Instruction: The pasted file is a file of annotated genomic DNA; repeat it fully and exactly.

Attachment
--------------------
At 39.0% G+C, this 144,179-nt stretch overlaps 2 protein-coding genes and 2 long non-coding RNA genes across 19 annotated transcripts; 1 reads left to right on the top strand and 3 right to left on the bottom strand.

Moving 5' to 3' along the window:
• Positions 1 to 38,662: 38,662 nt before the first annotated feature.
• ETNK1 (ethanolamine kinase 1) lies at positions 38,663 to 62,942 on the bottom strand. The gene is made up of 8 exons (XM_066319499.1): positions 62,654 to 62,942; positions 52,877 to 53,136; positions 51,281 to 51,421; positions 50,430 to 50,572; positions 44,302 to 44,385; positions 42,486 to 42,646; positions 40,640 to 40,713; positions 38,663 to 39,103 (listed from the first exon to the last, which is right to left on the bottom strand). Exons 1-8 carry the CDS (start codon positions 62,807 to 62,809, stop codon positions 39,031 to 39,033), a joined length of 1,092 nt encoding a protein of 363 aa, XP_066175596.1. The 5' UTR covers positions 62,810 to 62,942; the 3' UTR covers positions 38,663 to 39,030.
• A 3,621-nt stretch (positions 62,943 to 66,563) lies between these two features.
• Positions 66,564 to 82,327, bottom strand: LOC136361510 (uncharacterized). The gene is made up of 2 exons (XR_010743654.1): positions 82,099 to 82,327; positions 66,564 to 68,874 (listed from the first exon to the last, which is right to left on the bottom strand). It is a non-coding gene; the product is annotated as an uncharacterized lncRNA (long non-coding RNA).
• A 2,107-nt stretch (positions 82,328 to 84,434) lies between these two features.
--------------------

At 39.0% G+C, this 144,179-nt stretch overlaps 2 protein-coding genes and 2 long non-coding RNA genes across 19 annotated transcripts; 1 reads left to right on the top strand and 3 right to left on the bottom strand.

Moving 5' to 3' along the window:
• Positions 1 to 38,662: 38,662 nt before the first annotated feature.
• ETNK1 (ethanolamine kinase 1) lies at positions 38,663 to 62,942 on the bottom strand. The gene is made up of 8 exons (XM_066319499.1): positions 62,654 to 62,942; positions 52,877 to 53,136; positions 51,281 to 51,421; positions 50,430 to 50,572; positions 44,302 to 44,385; positions 42,486 to 42,646; positions 40,640 to 40,713; positions 38,663 to 39,103 (listed from the first exon to the last, which is right to left on the bottom strand). Exons 1-8 carry the CDS (start codon positions 62,807 to 62,809, stop codon positions 39,031 to 39,033), a joined length of 1,092 nt encoding a protein of 363 aa, XP_066175596.1. The 5' UTR covers positions 62,810 to 62,942; the 3' UTR covers positions 38,663 to 39,030.
• A 3,621-nt stretch (positions 62,943 to 66,563) lies between these two features.
• Positions 66,564 to 82,327, bottom strand: LOC136361510 (uncharacterized). The gene is made up of 2 exons (XR_010743654.1): positions 82,099 to 82,327; positions 66,564 to 68,874 (listed from the first exon to the last, which is right to left on the bottom strand). It is a non-coding gene; the product is annotated as an uncharacterized lncRNA (long non-coding RNA).
• A 2,107-nt stretch (positions 82,328 to 84,434) lies between these two features.